From the February 2011 issue of IAAPA Funworld Magazine — As everyone knows, bad things happened to the Titanic when it ventured out onto the water. The Titanic Museum in Pigeon Forge, Tennessee, however, is hoping very good things will happen to its guests in 2013 when they visit the museum’s newest offering, Water Magic.
Set on a 12-acre site directly across the street from the museum, the $40 million attraction will be designed to allow guests to discover new and creative ways to have fun with water without really getting soaked. Water Magic is not a waterpark—in fact, most guests will probably wear their street clothes into the venue.
But that doesn’t mean there won’t be plenty of water frolicking going on. In fact, Water Magic’s creators describe it as a “water-powered funhouse on steroids” and say its motto will be, “Get me wet.”
According to John Joslyn, who coowns the Titanic Museum with his wife, Mary Kellogg-Joslyn, he and his creative team—including Bob Fleming, president of Idletime, which designed Titanic Museums in both Pigeon Forge and Branson, Missouri— were meeting back in 2009 and looking at what they could possibly do to creatively expand the museum.
“Finally I asked, ‘What captivates children and adults more than anything else?’ and Bob replied, ‘It’s water,’ and I said, ‘Yes!’ So we thought, ‘Could we have a room where people could walk on water, or could we have a bubble room, or do a water theater?’ It’s just one of those simplistic things in life that hits you like a lightning bolt, and it just sort of took us all aback in the room.”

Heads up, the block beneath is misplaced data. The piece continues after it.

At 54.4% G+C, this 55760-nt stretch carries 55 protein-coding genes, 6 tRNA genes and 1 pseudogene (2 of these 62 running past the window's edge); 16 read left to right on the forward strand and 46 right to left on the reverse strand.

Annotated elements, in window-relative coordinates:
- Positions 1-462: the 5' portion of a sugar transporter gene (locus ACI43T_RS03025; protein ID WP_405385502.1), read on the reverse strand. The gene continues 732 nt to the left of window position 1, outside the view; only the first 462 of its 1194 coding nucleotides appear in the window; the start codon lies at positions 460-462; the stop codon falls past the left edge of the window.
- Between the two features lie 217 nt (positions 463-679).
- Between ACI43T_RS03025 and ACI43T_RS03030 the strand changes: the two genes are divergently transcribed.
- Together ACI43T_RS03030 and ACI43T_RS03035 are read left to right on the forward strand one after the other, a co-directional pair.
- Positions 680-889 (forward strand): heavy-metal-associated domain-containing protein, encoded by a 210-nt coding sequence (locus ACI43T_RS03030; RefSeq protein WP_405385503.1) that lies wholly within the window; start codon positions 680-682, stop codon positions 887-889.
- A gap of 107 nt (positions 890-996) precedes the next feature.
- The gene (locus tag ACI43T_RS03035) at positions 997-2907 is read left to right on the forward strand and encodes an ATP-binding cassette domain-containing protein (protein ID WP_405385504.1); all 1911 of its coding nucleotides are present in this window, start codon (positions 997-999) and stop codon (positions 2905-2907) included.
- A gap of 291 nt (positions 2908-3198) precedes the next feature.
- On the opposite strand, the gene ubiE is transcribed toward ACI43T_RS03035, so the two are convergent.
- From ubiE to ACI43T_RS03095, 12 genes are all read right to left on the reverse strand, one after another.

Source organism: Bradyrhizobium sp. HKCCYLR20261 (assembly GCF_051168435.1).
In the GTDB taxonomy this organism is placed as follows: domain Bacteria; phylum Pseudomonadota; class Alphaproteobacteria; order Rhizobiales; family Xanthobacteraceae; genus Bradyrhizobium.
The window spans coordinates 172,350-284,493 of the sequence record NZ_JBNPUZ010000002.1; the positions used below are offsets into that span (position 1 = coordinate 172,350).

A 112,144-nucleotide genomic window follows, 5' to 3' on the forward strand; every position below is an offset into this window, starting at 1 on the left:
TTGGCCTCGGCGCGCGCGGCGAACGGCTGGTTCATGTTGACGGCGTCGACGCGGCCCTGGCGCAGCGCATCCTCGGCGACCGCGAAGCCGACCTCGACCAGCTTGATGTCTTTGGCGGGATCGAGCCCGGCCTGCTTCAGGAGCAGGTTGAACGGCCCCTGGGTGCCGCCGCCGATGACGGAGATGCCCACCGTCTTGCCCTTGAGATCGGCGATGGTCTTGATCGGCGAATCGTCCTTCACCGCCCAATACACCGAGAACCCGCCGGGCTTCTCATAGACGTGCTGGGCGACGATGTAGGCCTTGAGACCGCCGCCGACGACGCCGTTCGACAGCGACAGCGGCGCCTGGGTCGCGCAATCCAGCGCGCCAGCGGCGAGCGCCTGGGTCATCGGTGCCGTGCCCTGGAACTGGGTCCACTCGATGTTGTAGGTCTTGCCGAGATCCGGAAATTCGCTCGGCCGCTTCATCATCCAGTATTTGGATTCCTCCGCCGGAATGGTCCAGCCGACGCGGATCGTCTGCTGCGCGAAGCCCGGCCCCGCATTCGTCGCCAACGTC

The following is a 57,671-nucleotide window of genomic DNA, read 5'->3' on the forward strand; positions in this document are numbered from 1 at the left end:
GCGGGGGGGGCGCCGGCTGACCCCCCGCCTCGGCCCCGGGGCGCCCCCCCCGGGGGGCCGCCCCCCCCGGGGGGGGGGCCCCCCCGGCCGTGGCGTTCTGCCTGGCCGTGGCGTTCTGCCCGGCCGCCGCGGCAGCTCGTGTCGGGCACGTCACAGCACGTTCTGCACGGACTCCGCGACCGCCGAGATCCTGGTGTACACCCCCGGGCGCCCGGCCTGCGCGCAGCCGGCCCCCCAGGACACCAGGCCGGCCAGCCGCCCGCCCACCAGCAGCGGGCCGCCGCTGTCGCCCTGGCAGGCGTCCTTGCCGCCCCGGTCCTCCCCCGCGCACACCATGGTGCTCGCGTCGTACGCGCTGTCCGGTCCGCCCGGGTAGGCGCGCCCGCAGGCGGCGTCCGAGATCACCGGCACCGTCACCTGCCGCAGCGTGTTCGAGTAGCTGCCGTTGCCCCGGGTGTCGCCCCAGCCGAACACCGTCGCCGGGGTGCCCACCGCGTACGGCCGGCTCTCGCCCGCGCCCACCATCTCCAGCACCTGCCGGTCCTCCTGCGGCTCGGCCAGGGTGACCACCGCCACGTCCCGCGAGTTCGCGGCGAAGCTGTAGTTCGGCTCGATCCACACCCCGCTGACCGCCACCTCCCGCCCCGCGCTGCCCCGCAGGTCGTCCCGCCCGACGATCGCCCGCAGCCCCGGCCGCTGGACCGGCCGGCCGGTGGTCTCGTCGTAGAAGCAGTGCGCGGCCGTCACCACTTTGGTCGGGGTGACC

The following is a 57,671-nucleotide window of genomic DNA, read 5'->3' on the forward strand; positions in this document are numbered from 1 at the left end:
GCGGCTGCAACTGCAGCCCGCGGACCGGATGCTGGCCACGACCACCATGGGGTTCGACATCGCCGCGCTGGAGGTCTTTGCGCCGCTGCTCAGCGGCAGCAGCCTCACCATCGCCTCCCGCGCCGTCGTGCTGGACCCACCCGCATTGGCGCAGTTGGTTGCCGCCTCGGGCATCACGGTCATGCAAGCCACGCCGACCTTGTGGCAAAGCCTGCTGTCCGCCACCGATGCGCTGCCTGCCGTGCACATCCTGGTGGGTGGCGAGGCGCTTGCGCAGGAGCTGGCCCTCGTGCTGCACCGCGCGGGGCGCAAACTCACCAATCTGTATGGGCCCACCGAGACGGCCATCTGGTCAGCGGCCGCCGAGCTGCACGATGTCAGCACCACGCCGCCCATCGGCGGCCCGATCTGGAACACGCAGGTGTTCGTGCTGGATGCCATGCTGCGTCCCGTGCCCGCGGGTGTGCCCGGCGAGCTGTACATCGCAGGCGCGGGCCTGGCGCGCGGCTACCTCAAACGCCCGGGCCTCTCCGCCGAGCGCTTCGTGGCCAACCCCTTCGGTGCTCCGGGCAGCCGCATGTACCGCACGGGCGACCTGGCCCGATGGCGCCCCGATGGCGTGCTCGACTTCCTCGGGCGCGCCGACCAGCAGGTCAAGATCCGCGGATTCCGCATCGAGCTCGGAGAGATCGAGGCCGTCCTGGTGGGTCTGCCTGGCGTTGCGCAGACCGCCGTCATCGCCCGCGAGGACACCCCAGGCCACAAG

Water Magic will be a year-round attraction set in a 40,000–square-foot building. One of the first sites visitors will see is a 100-foot kinetic energy sculpture topped by a 1,000-gallon bucket that will spill water down onto Water Magic’s grand entry plaza. Guests will then proceed to Emporium Square, a two-story atrium filled with water–driven gadgets, like water fountains of all shapes and sizes synchronized to music.
Emporium Square will lead to several gateways, and visitors can choose which one will start their adventure. Each leads to a different gallery; some that will allow guests to feel as if they’re walking on water, while others, like the “Mirror Maze,” will present a puzzle that carries with it the chance of getting wet; still others, like “The Water Tunnel,” will wrap visitors in a cocoon of water.
The Water Theater will present “Imagination Rhapsody,” a musical melee of water jets and water spouts where guests can create their own water symphonies, with the possibility of a missed note sending a wave of water their way. In the “Deep-Sea Expedition” venue, guests will experience an exploratory dive to the ocean floor.
The owners say Water Magic will also be “wrapped in green,” a reference to its environmental stewardship. “We do have a responsibility to the environment,” says Joslyn, “and if we’re moving that much water, we should be able to figure out how to recycle it, how to use it for heating and cooling, and for power generation, which we will do. Plus, the people in the fountain business have really explored ways to recycle water, and if we have rainwater coming down in a deluge in the parking lot, we should be able to capture it and use it. We’re going to use water in smart ways.”
This story is property of IAAPA Funworld Magazine.